Can Anything Disrupt Blogs?
A disruptive service has to either be simpler or cheaper or free people from having to go to an incovenient place. Digital cameras, for example, took off because people no longer had to visit a developer and wait in order to get their photos. For a long time, Jyri was trying to think of a service he could provide that might be better than blogging, which is already pretty simple, cheap and convenient. Then he had a baby.
Having a baby cut down considerably on the time he could devote to blogging. Communicating with his network suddenly became enormously expensive. Moving to a micro-blogging format, like Jaiku, whereby he would have to deliver thoughts and messages in 140 characters or less, was indeed simpler. It lowered the commitment, the transaction cost, required to communicate with an audience online. 140 characters might sound enormously constrictive, and in the mass publishing sense it is. However, in the context of people that know you, that short message can have a much larger meaning. Following the birth of his son, Jyri broadcast the message, “Shipped a healthy angry young adult to roam the planet!” If you don’t know him, that’s fairly cryptic, but if you do, it speaks volumes.
Blogs are already pretty cheap. For most people, using a hosted service, it’s free. He didn’t originally think that Jaiku would compete on this plane. Then a teacher in Finland used the service for an educational project. A lot of the contributors to that project were in developing nations, where it’s uncommon to have a PC but relatively more likely that people would own a mobile phone. So because Jaiku doesn’t require a PC, it also fulfils the ‘cheaper’ criteria. Similarly, the ability to update Jaiku from a mobile phone is also more convenient: you don’t need to be in your study or at work or an internet cafe to be able to create or receive an update.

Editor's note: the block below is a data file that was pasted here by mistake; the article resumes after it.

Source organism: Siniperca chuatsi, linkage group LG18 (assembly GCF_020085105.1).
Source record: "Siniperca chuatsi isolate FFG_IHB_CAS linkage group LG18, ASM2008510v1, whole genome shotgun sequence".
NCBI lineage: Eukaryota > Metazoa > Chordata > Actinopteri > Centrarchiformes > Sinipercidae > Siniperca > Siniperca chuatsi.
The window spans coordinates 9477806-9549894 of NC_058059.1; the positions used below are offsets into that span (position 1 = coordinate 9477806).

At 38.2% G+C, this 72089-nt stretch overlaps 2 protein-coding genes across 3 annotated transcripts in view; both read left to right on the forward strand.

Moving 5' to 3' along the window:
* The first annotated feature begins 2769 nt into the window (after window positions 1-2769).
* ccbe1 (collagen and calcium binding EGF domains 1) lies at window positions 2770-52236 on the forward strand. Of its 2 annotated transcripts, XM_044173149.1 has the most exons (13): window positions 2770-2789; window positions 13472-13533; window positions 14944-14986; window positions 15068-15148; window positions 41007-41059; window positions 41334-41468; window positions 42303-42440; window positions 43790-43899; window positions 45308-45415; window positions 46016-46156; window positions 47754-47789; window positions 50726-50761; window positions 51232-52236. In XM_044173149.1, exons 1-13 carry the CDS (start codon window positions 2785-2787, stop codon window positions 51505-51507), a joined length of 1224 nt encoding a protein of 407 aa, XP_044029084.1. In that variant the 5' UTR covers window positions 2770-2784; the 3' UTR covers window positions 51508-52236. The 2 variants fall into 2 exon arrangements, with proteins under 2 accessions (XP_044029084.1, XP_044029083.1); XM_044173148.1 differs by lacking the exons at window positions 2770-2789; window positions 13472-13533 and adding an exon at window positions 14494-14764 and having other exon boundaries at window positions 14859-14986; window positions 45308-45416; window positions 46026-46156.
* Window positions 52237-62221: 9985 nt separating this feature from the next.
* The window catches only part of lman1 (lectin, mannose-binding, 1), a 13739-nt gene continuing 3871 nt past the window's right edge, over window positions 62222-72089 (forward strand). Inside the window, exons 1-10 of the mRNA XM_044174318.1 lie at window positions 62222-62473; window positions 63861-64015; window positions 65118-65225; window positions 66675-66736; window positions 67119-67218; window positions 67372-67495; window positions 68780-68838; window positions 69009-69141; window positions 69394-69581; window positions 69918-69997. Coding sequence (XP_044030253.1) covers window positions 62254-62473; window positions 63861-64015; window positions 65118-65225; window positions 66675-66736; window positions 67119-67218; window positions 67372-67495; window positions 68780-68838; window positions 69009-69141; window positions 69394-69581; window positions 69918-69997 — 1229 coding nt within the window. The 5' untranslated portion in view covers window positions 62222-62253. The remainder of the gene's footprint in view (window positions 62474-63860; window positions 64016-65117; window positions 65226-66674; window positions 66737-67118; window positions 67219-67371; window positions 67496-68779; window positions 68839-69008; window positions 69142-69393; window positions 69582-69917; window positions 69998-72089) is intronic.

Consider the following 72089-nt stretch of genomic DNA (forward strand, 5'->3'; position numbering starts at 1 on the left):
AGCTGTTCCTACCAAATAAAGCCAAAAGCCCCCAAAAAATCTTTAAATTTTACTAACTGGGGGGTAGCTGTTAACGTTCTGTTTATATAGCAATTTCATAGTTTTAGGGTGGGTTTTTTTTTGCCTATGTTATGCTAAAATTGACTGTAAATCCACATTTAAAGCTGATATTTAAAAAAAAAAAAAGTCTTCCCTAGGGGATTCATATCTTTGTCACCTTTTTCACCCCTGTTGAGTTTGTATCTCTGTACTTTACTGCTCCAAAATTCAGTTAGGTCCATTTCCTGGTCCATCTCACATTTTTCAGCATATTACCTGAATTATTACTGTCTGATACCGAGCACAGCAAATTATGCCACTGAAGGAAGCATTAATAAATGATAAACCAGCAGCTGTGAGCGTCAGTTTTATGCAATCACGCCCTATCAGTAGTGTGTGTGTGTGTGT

Jyri noted that what Starbucks had done to the culture of coffee was to change it from the scenario whereby people visited a cafe and sat down, to a grabbing a cup and moving on. They made coffee mobile. We’re entering an era of “The mass Starbuck-isation of almost everything” of social objects “to go”. We’re moving from ‘particles’ (videos, blog posts) to a ‘wave’ (continuous updates).